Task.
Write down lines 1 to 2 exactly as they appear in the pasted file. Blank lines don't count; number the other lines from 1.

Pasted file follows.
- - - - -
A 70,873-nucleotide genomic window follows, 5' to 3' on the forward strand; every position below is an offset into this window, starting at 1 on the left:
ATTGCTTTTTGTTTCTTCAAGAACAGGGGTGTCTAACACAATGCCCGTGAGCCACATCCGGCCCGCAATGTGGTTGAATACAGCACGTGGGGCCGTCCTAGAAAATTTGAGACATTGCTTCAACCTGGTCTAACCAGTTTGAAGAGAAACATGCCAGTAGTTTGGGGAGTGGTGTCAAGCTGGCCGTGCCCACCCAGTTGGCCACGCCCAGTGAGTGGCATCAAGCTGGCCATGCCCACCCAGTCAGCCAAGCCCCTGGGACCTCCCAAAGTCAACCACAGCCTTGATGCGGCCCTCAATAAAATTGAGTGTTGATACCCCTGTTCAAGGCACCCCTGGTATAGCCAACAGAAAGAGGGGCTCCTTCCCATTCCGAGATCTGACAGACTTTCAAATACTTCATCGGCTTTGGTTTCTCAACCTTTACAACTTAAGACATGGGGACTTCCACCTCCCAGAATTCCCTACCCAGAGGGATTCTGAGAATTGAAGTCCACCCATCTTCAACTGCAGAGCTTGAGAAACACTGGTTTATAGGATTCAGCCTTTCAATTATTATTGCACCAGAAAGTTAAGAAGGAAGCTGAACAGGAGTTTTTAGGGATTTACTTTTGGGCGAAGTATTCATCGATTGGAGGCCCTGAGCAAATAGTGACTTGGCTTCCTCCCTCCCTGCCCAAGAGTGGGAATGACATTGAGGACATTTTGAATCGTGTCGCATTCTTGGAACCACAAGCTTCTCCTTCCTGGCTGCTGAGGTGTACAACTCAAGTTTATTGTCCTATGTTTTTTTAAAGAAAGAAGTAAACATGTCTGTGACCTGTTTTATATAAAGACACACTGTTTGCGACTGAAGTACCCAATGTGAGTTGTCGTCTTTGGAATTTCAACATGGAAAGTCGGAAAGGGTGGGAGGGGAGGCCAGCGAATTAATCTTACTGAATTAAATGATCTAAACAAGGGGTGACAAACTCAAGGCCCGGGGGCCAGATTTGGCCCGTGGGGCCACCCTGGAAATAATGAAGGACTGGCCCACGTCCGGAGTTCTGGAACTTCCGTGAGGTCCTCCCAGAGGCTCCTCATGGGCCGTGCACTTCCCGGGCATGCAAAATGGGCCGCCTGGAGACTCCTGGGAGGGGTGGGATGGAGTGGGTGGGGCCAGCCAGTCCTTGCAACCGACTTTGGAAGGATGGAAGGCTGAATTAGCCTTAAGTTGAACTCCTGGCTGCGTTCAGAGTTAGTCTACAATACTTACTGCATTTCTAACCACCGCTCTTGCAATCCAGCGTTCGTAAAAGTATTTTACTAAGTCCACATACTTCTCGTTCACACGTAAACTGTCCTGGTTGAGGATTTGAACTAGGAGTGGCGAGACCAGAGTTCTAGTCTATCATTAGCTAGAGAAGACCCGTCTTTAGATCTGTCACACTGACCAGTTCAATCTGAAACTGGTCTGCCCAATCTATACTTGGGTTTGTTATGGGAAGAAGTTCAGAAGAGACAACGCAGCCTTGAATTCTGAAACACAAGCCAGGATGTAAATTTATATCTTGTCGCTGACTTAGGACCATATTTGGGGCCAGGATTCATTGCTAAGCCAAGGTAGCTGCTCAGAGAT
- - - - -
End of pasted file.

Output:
A 70,873-nucleotide genomic window follows, 5' to 3' on the forward strand; every position below is an offset into this window, starting at 1 on the left:
ATTGCTTTTTGTTTCTTCAAGAACAGGGGTGTCTAACACAATGCCCGTGAGCCACATCCGGCCCGCAATGTGGTTGAATACAGCACGTGGGGCCGTCCTAGAAAATTTGAGACATTGCTTCAACCTGGTCTAACCAGTTTGAAGAGAAACATGCCAGTAGTTTGGGGAGTGGTGTCAAGCTGGCCGTGCCCACCCAGTTGGCCACGCCCAGTGAGTGGCATCAAGCTGGCCATGCCCACCCAGTCAGCCAAGCCCCTGGGACCTCCCAAAGTCAACCACAGCCTTGATGCGGCCCTCAATAAAATTGAGTGTTGATACCCCTGTTCAAGGCACCCCTGGTATAGCCAACAGAAAGAGGGGCTCCTTCCCATTCCGAGATCTGACAGACTTTCAAATACTTCATCGGCTTTGGTTTCTCAACCTTTACAACTTAAGACATGGGGACTTCCACCTCCCAGAATTCCCTACCCAGAGGGATTCTGAGAATTGAAGTCCACCCATCTTCAACTGCAGAGCTTGAGAAACACTGGTTTATAGGATTCAGCCTTTCAATTATTATTGCACCAGAAAGTTAAGAAGGAAGCTGAACAGGAGTTTTTAGGGATTTACTTTTGGGCGAAGTATTCATCGATTGGAGGCCCTGAGCAAATAGTGACTTGGCTTCCTCCCTCCCTGCCCAAGAGTGGGAATGACATTGAGGACATTTTGAATCGTGTCGCATTCTTGGAACCACAAGCTTCTCCTTCCTGGCTGCTGAGGTGTACAACTCAAGTTTATTGTCCTATGTTTTTTTAAAGAAAGAAGTAAACATGTCTGTGACCTGTTTTATATAAAGACACACTGTTTGCGACTGAAGTACCCAATGTGAGTTGTCGTCTTTGGAATTTCAACATGGAAAGTCGGAAAGGGTGGGAGGGGAGGCCAGCGAATTAATCTTACTGAATTAAATGATCTAAACAAGGGGTGACAAACTCAAGGCCCGGGGGCCAGATTTGGCCCGTGGGGCCACCCTGGAAATAATGAAGGACTGGCCCACGTCCGGAGTTCTGGAACTTCCGTGAGGTCCTCCCAGAGGCTCCTCATGGGCCGTGCACTTCCCGGGCATGCAAAATGGGCCGCCTGGAGACTCCTGGGAGGGGTGGGATGGAGTGGGTGGGGCCAGCCAGTCCTTGCAACCGACTTTGGAAGGATGGAAGGCTGAATTAGCCTTAAGTTGAACTCCTGGCTGCGTTCAGAGTTAGTCTACAATACTTACTGCATTTCTAACCACCGCTCTTGCAATCCAGCGTTCGTAAAAGTATTTTACTAAGTCCACATACTTCTCGTTCACACGTAAACTGTCCTGGTTGAGGATTTGAACTAGGAGTGGCGAGACCAGAGTTCTAGTCTATCATTAGCTAGAGAAGACCCGTCTTTAGATCTGTCACACTGACCAGTTCAATCTGAAACTGGTCTGCCCAATCTATACTTGGGTTTGTTATGGGAAGAAGTTCAGAAGAGACAACGCAGCCTTGAATTCTGAAACACAAGCCAGGATGTAAATTTATATCTTGTCGCTGACTTAGGACCATATTTGGGGCCAGGATTCATTGCTAAGCCAAGGTAGCTGCTCAGAGAT